As the weather cools each year I get a mailing from the Snow Lion. That's a Tibetan Buddhist publishing company. This year it is no different. A big three part catalog arrives via USPS. Our mailman must shake his head at times.
I'm now catching up on what Jeffrey Hopkins has been writing, all of the places the Dalai Lama has been visiting and of course all the new Tibetan literature and stuff. I use the word stuff rather interestingly to say the least. For a mindset that doesn't want to get attached to things there sure are a lot of things not to get attached to.
Buddhism is really about change and dealing with it. Everything changes. I can't think of anything that doesn't change. Some of us get a little bit attached to thing and don't want them to change. Others don't like the way things are and get attached to ways we hope they will change. I look at a mountain and at first think it doesn't change but then I realize that it changes with the seasons and that slowly it is washing toward the sea. Even the mountain changes. I'm just changing a bit faster.
I think one of the things that we're having in this time and age is dealing with the change that seems to be happening faster and faster. I'm not so sure that change is any faster as much as it is we can see it so much faster and we are forced to deal with it. Last year we had that big Tsunami. Everybody heard about it so fast. We saw pictures of it. We saw the death and destruction. A little more than a hundred years ago it would take months before we knew about it. The same thing can be said about wars and poverty and the neighbor down the street. I'm 1.6 seconds away from anyone with an Internet connection. THAT is change.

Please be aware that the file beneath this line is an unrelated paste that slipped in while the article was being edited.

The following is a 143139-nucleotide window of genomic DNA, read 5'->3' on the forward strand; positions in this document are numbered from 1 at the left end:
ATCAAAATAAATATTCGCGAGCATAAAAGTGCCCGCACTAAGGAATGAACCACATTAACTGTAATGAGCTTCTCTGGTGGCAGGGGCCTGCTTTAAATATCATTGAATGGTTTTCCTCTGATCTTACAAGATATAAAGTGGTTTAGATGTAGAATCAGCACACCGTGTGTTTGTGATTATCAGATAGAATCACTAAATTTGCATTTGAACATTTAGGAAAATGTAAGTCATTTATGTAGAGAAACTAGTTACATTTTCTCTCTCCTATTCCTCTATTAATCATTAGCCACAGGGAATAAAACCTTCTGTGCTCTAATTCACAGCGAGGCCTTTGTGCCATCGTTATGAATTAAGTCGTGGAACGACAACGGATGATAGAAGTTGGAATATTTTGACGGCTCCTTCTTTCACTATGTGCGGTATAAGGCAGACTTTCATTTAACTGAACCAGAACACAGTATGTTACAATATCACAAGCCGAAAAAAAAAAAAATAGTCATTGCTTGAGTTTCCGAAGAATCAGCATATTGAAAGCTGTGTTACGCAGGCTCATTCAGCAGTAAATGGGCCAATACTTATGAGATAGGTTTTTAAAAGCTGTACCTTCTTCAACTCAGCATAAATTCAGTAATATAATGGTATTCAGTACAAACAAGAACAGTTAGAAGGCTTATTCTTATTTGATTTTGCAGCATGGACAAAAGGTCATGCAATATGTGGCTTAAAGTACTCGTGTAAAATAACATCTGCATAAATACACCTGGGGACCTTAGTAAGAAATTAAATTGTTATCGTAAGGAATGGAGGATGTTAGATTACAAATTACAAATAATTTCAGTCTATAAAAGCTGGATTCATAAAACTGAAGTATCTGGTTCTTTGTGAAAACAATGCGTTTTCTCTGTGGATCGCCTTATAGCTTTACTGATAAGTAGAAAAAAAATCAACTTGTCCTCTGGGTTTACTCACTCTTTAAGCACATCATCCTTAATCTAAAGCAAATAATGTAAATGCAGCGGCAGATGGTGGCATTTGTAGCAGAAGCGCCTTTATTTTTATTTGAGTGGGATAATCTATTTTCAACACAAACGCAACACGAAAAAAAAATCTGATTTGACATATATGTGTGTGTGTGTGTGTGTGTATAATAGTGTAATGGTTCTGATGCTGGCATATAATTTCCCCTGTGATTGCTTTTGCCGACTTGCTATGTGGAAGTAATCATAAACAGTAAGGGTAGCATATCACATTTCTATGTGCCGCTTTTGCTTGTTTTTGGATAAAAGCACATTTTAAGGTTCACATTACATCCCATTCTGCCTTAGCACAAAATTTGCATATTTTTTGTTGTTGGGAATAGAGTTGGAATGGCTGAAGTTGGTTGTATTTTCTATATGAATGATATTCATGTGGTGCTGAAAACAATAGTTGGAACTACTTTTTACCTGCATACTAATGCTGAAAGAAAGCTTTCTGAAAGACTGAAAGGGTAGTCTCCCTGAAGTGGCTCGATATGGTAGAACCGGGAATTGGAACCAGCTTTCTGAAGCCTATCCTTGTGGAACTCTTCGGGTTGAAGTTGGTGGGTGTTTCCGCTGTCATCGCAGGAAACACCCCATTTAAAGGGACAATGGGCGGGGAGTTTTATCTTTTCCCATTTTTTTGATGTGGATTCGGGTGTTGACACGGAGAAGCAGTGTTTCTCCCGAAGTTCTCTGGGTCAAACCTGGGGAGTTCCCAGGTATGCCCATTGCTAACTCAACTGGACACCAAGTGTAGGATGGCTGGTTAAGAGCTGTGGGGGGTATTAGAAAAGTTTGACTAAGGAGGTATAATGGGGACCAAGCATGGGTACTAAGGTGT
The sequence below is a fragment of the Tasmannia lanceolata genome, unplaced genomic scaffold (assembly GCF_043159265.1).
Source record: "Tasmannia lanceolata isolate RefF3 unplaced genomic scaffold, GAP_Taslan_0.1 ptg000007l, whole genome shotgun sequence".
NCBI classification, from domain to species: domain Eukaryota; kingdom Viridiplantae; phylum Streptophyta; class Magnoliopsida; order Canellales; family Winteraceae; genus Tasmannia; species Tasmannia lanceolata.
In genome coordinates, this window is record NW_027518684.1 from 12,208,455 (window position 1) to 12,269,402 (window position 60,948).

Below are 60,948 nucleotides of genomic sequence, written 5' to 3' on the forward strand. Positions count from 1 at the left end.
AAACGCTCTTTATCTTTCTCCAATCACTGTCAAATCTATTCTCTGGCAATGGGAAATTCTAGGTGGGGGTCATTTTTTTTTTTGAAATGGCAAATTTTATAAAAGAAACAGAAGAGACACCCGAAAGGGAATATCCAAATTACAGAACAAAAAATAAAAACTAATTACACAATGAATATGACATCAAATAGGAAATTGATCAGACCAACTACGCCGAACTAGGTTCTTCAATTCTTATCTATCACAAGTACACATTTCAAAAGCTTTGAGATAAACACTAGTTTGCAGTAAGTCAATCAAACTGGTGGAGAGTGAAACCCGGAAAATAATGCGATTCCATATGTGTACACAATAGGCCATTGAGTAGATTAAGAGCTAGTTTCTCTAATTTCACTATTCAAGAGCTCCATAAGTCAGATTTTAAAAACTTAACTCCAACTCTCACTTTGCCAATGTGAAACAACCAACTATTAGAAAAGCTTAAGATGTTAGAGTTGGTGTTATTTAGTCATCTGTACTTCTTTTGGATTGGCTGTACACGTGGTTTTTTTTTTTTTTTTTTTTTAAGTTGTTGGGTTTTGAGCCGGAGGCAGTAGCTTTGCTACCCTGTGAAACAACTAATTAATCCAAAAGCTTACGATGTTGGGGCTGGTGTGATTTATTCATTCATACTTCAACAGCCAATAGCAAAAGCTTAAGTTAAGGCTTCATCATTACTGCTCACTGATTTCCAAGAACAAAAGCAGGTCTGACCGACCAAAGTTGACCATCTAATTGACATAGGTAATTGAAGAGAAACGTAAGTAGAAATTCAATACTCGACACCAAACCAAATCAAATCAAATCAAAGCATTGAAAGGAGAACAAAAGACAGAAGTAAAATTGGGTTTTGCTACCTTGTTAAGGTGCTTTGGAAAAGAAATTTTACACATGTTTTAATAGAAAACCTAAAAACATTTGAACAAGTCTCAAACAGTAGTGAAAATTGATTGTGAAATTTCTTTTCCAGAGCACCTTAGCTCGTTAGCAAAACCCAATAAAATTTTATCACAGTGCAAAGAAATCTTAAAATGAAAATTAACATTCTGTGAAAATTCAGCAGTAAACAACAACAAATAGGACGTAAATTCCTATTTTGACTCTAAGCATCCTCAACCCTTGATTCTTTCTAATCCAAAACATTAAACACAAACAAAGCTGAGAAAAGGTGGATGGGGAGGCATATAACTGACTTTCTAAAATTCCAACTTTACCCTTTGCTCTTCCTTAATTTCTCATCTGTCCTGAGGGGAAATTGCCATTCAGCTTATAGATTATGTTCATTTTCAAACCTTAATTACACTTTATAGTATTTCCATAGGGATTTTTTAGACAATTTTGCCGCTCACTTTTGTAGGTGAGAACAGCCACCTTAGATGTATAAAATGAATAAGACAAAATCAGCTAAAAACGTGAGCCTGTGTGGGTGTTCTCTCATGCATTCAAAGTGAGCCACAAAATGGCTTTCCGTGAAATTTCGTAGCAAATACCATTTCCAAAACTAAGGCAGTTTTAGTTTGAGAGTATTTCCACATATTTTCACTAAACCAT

Change is experienced faster. It overwhelms us. We didn't evolve fast enough to deal with it. So much for "intelligent design." I alwso think that conservatives don't like change. They are more attached to the things they like.
The Tiep Hien Order has some interesting teachings: